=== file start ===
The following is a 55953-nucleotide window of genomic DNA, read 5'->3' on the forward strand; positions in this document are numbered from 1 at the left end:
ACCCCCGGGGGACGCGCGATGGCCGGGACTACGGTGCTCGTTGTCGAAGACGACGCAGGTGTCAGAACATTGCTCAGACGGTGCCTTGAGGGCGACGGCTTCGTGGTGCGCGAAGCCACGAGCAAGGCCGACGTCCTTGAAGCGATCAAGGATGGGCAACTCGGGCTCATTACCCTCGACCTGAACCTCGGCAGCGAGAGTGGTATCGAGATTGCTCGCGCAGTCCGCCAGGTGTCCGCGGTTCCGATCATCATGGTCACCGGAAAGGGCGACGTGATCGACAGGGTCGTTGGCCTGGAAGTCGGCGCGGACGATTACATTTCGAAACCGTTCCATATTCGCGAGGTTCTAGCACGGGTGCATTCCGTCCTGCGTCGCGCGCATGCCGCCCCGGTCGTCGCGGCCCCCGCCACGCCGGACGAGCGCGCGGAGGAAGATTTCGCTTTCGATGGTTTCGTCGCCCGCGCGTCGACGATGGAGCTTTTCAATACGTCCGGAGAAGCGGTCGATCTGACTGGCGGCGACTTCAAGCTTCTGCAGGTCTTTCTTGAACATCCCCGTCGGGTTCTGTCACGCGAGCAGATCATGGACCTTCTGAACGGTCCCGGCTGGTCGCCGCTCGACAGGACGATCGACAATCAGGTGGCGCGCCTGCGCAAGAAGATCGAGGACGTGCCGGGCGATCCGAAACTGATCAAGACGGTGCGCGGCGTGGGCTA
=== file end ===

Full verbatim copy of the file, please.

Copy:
The following is a 55953-nucleotide window of genomic DNA, read 5'->3' on the forward strand; positions in this document are numbered from 1 at the left end:
ACCCCCGGGGGACGCGCGATGGCCGGGACTACGGTGCTCGTTGTCGAAGACGACGCAGGTGTCAGAACATTGCTCAGACGGTGCCTTGAGGGCGACGGCTTCGTGGTGCGCGAAGCCACGAGCAAGGCCGACGTCCTTGAAGCGATCAAGGATGGGCAACTCGGGCTCATTACCCTCGACCTGAACCTCGGCAGCGAGAGTGGTATCGAGATTGCTCGCGCAGTCCGCCAGGTGTCCGCGGTTCCGATCATCATGGTCACCGGAAAGGGCGACGTGATCGACAGGGTCGTTGGCCTGGAAGTCGGCGCGGACGATTACATTTCGAAACCGTTCCATATTCGCGAGGTTCTAGCACGGGTGCATTCCGTCCTGCGTCGCGCGCATGCCGCCCCGGTCGTCGCGGCCCCCGCCACGCCGGACGAGCGCGCGGAGGAAGATTTCGCTTTCGATGGTTTCGTCGCCCGCGCGTCGACGATGGAGCTTTTCAATACGTCCGGAGAAGCGGTCGATCTGACTGGCGGCGACTTCAAGCTTCTGCAGGTCTTTCTTGAACATCCCCGTCGGGTTCTGTCACGCGAGCAGATCATGGACCTTCTGAACGGTCCCGGCTGGTCGCCGCTCGACAGGACGATCGACAATCAGGTGGCGCGCCTGCGCAAGAAGATCGAGGACGTGCCGGGCGATCCGAAACTGATCAAGACGGTGCGCGGCGTGGGCTA